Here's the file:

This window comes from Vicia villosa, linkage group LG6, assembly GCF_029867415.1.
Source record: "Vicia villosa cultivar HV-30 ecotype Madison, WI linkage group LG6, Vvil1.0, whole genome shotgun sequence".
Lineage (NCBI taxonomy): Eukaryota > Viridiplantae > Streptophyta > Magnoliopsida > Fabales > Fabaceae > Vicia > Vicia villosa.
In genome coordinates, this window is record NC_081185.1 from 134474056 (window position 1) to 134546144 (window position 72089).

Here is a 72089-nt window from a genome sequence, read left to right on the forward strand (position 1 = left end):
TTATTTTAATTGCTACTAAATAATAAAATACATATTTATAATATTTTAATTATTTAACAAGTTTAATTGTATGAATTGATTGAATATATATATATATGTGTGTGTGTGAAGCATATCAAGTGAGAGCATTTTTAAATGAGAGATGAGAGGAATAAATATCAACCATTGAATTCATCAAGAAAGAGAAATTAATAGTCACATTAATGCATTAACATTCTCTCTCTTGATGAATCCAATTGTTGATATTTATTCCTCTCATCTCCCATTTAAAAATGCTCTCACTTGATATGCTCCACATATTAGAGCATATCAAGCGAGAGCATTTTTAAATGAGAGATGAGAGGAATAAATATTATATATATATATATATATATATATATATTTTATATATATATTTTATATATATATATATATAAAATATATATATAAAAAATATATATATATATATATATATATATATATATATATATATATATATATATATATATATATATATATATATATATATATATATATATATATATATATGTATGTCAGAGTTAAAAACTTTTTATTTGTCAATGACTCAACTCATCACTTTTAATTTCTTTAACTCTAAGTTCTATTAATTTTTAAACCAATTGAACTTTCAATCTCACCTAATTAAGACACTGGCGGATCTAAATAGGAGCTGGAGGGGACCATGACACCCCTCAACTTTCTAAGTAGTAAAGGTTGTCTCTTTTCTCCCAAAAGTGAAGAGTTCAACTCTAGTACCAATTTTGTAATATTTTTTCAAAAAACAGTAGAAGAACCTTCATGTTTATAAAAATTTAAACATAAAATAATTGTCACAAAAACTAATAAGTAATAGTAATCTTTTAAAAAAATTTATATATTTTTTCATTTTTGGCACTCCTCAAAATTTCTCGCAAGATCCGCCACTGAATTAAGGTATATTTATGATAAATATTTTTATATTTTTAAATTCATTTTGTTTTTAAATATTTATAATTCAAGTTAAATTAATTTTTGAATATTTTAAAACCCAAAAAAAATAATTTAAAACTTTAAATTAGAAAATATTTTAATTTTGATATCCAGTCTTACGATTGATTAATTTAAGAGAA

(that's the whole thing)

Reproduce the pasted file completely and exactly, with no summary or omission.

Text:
This window comes from Vicia villosa, linkage group LG6, assembly GCF_029867415.1.
Source record: "Vicia villosa cultivar HV-30 ecotype Madison, WI linkage group LG6, Vvil1.0, whole genome shotgun sequence".
Lineage (NCBI taxonomy): Eukaryota > Viridiplantae > Streptophyta > Magnoliopsida > Fabales > Fabaceae > Vicia > Vicia villosa.
In genome coordinates, this window is record NC_081185.1 from 134474056 (window position 1) to 134546144 (window position 72089).

Here is a 72089-nt window from a genome sequence, read left to right on the forward strand (position 1 = left end):
TTATTTTAATTGCTACTAAATAATAAAATACATATTTATAATATTTTAATTATTTAACAAGTTTAATTGTATGAATTGATTGAATATATATATATATGTGTGTGTGTGAAGCATATCAAGTGAGAGCATTTTTAAATGAGAGATGAGAGGAATAAATATCAACCATTGAATTCATCAAGAAAGAGAAATTAATAGTCACATTAATGCATTAACATTCTCTCTCTTGATGAATCCAATTGTTGATATTTATTCCTCTCATCTCCCATTTAAAAATGCTCTCACTTGATATGCTCCACATATTAGAGCATATCAAGCGAGAGCATTTTTAAATGAGAGATGAGAGGAATAAATATTATATATATATATATATATATATATATATTTTATATATATATTTTATATATATATATATATAAAATATATATATAAAAAATATATATATATATATATATATATATATATATATATATATATATATATATATATATATATATATATATATATATATATATATATATATATATATATGTATGTCAGAGTTAAAAACTTTTTATTTGTCAATGACTCAACTCATCACTTTTAATTTCTTTAACTCTAAGTTCTATTAATTTTTAAACCAATTGAACTTTCAATCTCACCTAATTAAGACACTGGCGGATCTAAATAGGAGCTGGAGGGGACCATGACACCCCTCAACTTTCTAAGTAGTAAAGGTTGTCTCTTTTCTCCCAAAAGTGAAGAGTTCAACTCTAGTACCAATTTTGTAATATTTTTTCAAAAAACAGTAGAAGAACCTTCATGTTTATAAAAATTTAAACATAAAATAATTGTCACAAAAACTAATAAGTAATAGTAATCTTTTAAAAAAATTTATATATTTTTTCATTTTTGGCACTCCTCAAAATTTCTCGCAAGATCCGCCACTGAATTAAGGTATATTTATGATAAATATTTTTATATTTTTAAATTCATTTTGTTTTTAAATATTTATAATTCAAGTTAAATTAATTTTTGAATATTTTAAAACCCAAAAAAAATAATTTAAAACTTTAAATTAGAAAATATTTTAATTTTGATATCCAGTCTTACGATTGATTAATTTAAGAGAA